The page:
With three canning lines running, each one consisting of approximately 10 machines, you can only imagine how loud it was in the Gulf of Georgia Cannery during its heyday. As all of the machines were steam-run, for each one to function, pulleys and axles had to consistently rotate, adding to the noise. All of this made it difficult to hear in the cannery and adding insult to injury, many people who worked for the canneries had hearing impairments, having spent years working in noisy conditions without proper protection (times have changed; now you can’t walk into a functioning cannery without ear plugs, it would go against regulation!).
Today is World Listening Day. In honour of this, I would like to take a moment to recognize how challenging it was for cannery workers to listen to one another. Most of this had to happen outside of the workspace – on breaks and after work. But inside the cannery, they couldn’t hear each other, their bosses or foremen, and they probably couldn’t hear themselves think due to the noise. As such, they had to be very selective about what they were to communicate, narrowing it down to the most important subjects. When dealing with thousands of salmon a day, the most important communication was about salmon. In order for the workers to know what species of salmon was coming down the line next, rather than yelling over the sound of the machines, they invented a sign language to represent the species of salmon to be processed (refer to the image above). When the line had to be adjusted, the hand signals were made, and while no no one could hear beyond the noisy machines in front of them, they could see the hand motions letting them know what to do next.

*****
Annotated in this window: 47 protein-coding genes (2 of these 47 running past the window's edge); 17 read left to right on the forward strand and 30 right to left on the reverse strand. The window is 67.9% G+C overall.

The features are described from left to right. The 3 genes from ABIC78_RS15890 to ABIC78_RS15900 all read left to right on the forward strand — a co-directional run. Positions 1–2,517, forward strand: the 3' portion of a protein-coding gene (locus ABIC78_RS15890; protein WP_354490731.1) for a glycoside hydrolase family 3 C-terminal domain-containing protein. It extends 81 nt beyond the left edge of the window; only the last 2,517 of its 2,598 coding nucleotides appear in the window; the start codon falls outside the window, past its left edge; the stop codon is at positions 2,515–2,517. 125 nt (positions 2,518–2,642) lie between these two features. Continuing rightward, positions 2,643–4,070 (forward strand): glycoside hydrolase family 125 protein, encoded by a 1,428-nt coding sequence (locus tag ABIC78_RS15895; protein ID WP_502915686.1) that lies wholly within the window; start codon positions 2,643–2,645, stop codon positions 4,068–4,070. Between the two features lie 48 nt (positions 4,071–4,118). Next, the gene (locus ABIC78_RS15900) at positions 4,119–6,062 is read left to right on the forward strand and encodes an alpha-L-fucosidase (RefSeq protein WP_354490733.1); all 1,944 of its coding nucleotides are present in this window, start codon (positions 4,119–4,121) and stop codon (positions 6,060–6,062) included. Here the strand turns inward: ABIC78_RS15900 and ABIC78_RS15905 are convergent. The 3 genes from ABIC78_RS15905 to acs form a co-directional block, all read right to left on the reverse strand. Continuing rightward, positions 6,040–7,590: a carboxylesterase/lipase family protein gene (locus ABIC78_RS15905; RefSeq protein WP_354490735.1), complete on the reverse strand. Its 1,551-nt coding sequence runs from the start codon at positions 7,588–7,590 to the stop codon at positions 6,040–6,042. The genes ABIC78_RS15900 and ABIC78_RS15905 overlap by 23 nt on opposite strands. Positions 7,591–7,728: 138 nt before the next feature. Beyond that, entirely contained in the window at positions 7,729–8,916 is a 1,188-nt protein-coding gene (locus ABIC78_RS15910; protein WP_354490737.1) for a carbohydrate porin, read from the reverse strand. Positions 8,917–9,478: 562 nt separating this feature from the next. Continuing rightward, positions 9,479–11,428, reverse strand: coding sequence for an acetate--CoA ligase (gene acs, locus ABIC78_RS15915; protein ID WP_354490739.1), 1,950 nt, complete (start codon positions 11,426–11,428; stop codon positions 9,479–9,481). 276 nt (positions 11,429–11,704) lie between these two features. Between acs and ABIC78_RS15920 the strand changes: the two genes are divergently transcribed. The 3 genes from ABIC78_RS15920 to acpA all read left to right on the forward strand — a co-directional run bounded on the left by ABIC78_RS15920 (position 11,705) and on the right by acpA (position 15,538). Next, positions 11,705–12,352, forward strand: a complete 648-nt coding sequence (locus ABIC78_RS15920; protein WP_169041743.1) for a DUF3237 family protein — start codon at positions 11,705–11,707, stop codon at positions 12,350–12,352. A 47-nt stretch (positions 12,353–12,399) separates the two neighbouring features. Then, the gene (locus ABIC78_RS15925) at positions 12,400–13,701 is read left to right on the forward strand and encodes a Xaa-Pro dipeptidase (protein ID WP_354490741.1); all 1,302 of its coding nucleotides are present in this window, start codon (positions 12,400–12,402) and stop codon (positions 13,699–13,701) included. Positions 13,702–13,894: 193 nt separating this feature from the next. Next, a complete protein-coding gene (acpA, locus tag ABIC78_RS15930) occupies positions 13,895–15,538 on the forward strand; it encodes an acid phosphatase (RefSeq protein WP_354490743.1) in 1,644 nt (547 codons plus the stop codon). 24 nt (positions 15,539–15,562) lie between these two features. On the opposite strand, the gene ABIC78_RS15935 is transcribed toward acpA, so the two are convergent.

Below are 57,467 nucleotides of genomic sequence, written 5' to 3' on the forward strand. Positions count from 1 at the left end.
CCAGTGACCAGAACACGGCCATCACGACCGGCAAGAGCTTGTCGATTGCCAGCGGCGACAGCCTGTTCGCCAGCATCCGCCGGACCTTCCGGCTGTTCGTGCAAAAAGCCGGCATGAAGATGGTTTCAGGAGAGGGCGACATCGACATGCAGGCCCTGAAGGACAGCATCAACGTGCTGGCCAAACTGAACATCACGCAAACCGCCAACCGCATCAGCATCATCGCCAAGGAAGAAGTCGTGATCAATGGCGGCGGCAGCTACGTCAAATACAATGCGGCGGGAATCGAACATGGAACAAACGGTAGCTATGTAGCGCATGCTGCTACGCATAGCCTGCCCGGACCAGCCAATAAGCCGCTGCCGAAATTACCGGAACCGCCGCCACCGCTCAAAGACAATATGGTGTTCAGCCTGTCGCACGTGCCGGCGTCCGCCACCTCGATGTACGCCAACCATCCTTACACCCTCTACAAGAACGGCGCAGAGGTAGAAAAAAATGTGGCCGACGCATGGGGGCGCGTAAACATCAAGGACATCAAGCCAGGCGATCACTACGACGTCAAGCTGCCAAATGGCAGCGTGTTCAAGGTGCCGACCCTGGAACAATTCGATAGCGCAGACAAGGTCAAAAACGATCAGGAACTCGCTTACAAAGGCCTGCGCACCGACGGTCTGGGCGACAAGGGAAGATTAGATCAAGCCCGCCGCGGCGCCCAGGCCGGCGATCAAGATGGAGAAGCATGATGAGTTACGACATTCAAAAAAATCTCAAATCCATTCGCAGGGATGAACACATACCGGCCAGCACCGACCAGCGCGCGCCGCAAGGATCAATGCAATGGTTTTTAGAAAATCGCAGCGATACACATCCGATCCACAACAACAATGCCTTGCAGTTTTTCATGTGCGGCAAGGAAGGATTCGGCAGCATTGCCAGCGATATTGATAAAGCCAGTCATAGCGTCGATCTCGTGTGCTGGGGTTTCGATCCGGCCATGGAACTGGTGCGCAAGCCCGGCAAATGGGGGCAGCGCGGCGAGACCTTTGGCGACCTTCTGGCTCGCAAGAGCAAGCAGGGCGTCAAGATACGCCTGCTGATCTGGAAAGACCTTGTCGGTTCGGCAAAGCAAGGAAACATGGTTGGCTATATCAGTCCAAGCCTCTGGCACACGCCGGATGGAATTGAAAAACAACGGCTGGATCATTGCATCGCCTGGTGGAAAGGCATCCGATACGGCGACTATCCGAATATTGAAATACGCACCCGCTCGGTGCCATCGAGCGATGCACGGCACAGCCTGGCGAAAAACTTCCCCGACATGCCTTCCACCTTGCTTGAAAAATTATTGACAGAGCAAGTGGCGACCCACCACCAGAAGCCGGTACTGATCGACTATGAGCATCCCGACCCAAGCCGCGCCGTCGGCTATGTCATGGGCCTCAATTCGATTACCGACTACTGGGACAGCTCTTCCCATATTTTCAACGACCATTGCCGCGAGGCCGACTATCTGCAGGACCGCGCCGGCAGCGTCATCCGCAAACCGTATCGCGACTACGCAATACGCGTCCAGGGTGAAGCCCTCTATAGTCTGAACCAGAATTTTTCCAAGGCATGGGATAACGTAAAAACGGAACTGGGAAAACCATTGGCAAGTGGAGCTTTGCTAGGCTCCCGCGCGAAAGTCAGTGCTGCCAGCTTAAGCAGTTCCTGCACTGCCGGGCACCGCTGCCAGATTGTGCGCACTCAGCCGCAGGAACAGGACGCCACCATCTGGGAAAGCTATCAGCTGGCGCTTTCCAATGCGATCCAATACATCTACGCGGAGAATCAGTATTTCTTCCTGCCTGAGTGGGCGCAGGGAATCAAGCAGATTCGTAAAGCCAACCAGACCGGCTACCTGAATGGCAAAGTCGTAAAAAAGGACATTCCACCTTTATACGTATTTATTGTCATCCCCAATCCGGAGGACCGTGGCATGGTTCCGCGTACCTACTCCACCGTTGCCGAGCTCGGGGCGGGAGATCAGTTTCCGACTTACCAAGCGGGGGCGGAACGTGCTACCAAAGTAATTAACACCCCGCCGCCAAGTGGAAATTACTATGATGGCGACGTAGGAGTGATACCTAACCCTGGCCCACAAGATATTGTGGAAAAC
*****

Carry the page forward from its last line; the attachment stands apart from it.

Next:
Why don’t you give the salmon sign language a shot?